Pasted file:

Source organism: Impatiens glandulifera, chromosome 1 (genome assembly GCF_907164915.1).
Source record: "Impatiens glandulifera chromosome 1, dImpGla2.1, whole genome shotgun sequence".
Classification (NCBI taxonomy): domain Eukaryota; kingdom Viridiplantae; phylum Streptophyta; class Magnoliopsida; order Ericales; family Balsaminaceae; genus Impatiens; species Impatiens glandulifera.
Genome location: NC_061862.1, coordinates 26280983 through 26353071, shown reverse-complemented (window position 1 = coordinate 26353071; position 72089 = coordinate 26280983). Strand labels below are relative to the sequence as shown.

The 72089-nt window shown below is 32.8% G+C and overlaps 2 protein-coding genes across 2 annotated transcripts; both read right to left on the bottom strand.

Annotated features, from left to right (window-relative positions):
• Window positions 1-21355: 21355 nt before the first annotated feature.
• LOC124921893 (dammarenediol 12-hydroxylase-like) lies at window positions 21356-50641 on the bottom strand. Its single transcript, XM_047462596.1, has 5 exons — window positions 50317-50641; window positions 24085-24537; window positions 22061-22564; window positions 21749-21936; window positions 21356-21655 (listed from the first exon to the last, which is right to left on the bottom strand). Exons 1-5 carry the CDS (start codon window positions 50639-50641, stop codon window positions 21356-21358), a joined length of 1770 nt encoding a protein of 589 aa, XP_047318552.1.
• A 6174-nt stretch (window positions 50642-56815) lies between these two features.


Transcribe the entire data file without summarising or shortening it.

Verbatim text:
Source organism: Impatiens glandulifera, chromosome 1 (genome assembly GCF_907164915.1).
Source record: "Impatiens glandulifera chromosome 1, dImpGla2.1, whole genome shotgun sequence".
Classification (NCBI taxonomy): domain Eukaryota; kingdom Viridiplantae; phylum Streptophyta; class Magnoliopsida; order Ericales; family Balsaminaceae; genus Impatiens; species Impatiens glandulifera.
Genome location: NC_061862.1, coordinates 26280983 through 26353071, shown reverse-complemented (window position 1 = coordinate 26353071; position 72089 = coordinate 26280983). Strand labels below are relative to the sequence as shown.

The 72089-nt window shown below is 32.8% G+C and overlaps 2 protein-coding genes across 2 annotated transcripts; both read right to left on the bottom strand.

Annotated features, from left to right (window-relative positions):
• Window positions 1-21355: 21355 nt before the first annotated feature.
• LOC124921893 (dammarenediol 12-hydroxylase-like) lies at window positions 21356-50641 on the bottom strand. Its single transcript, XM_047462596.1, has 5 exons — window positions 50317-50641; window positions 24085-24537; window positions 22061-22564; window positions 21749-21936; window positions 21356-21655 (listed from the first exon to the last, which is right to left on the bottom strand). Exons 1-5 carry the CDS (start codon window positions 50639-50641, stop codon window positions 21356-21358), a joined length of 1770 nt encoding a protein of 589 aa, XP_047318552.1.
• A 6174-nt stretch (window positions 50642-56815) lies between these two features.